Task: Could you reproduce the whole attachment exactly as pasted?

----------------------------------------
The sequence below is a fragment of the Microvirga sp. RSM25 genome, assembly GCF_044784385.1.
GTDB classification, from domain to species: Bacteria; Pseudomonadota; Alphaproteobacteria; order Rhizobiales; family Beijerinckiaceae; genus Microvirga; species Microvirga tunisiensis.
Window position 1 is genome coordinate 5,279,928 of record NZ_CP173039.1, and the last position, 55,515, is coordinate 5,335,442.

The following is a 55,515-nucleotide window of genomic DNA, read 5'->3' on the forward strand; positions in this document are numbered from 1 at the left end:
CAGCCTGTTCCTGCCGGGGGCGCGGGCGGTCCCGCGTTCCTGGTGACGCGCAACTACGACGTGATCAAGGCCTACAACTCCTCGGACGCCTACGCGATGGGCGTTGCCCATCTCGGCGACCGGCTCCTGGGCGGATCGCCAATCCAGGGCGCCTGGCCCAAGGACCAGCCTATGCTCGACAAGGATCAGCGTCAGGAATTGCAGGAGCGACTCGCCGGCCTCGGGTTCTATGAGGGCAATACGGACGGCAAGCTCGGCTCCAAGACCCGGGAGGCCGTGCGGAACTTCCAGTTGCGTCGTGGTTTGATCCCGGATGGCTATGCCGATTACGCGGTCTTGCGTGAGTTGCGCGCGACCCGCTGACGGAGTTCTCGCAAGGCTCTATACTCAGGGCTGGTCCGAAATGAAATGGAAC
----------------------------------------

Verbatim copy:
The sequence below is a fragment of the Microvirga sp. RSM25 genome, assembly GCF_044784385.1.
GTDB classification, from domain to species: Bacteria; Pseudomonadota; Alphaproteobacteria; order Rhizobiales; family Beijerinckiaceae; genus Microvirga; species Microvirga tunisiensis.
Window position 1 is genome coordinate 5,279,928 of record NZ_CP173039.1, and the last position, 55,515, is coordinate 5,335,442.

The following is a 55,515-nucleotide window of genomic DNA, read 5'->3' on the forward strand; positions in this document are numbered from 1 at the left end:
CAGCCTGTTCCTGCCGGGGGCGCGGGCGGTCCCGCGTTCCTGGTGACGCGCAACTACGACGTGATCAAGGCCTACAACTCCTCGGACGCCTACGCGATGGGCGTTGCCCATCTCGGCGACCGGCTCCTGGGCGGATCGCCAATCCAGGGCGCCTGGCCCAAGGACCAGCCTATGCTCGACAAGGATCAGCGTCAGGAATTGCAGGAGCGACTCGCCGGCCTCGGGTTCTATGAGGGCAATACGGACGGCAAGCTCGGCTCCAAGACCCGGGAGGCCGTGCGGAACTTCCAGTTGCGTCGTGGTTTGATCCCGGATGGCTATGCCGATTACGCGGTCTTGCGTGAGTTGCGCGCGACCCGCTGACGGAGTTCTCGCAAGGCTCTATACTCAGGGCTGGTCCGAAATGAAATGGAAC